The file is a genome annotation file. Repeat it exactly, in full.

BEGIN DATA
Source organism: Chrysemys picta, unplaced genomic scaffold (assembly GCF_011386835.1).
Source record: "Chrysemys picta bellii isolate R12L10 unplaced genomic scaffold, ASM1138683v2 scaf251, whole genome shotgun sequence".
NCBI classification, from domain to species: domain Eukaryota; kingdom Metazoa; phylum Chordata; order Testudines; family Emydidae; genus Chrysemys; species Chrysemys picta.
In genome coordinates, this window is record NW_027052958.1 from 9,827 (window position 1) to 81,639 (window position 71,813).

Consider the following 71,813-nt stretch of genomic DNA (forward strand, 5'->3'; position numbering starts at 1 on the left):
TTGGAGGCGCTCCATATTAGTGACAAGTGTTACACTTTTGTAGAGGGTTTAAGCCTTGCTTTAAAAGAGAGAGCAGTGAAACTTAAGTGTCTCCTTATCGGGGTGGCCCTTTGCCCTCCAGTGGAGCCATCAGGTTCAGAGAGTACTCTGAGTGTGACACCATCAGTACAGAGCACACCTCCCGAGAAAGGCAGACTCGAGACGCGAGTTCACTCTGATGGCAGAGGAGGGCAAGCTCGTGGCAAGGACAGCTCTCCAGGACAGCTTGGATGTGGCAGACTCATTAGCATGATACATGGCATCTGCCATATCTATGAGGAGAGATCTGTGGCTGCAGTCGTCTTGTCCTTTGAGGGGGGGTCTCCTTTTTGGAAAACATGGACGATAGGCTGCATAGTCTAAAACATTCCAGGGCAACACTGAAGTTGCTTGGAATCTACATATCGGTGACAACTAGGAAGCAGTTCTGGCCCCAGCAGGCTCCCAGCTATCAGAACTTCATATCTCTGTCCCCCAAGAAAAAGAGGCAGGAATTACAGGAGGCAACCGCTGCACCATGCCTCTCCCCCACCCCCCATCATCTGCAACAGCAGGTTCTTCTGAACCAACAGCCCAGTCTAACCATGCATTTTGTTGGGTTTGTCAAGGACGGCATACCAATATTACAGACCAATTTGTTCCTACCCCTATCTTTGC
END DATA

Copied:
Source organism: Chrysemys picta, unplaced genomic scaffold (assembly GCF_011386835.1).
Source record: "Chrysemys picta bellii isolate R12L10 unplaced genomic scaffold, ASM1138683v2 scaf251, whole genome shotgun sequence".
NCBI classification, from domain to species: domain Eukaryota; kingdom Metazoa; phylum Chordata; order Testudines; family Emydidae; genus Chrysemys; species Chrysemys picta.
In genome coordinates, this window is record NW_027052958.1 from 9,827 (window position 1) to 81,639 (window position 71,813).

Consider the following 71,813-nt stretch of genomic DNA (forward strand, 5'->3'; position numbering starts at 1 on the left):
TTGGAGGCGCTCCATATTAGTGACAAGTGTTACACTTTTGTAGAGGGTTTAAGCCTTGCTTTAAAAGAGAGAGCAGTGAAACTTAAGTGTCTCCTTATCGGGGTGGCCCTTTGCCCTCCAGTGGAGCCATCAGGTTCAGAGAGTACTCTGAGTGTGACACCATCAGTACAGAGCACACCTCCCGAGAAAGGCAGACTCGAGACGCGAGTTCACTCTGATGGCAGAGGAGGGCAAGCTCGTGGCAAGGACAGCTCTCCAGGACAGCTTGGATGTGGCAGACTCATTAGCATGATACATGGCATCTGCCATATCTATGAGGAGAGATCTGTGGCTGCAGTCGTCTTGTCCTTTGAGGGGGGGTCTCCTTTTTGGAAAACATGGACGATAGGCTGCATAGTCTAAAACATTCCAGGGCAACACTGAAGTTGCTTGGAATCTACATATCGGTGACAACTAGGAAGCAGTTCTGGCCCCAGCAGGCTCCCAGCTATCAGAACTTCATATCTCTGTCCCCCAAGAAAAAGAGGCAGGAATTACAGGAGGCAACCGCTGCACCATGCCTCTCCCCCACCCCCCATCATCTGCAACAGCAGGTTCTTCTGAACCAACAGCCCAGTCTAACCATGCATTTTGTTGGGTTTGTCAAGGACGGCATACCAATATTACAGACCAATTTGTTCCTACCCCTATCTTTGC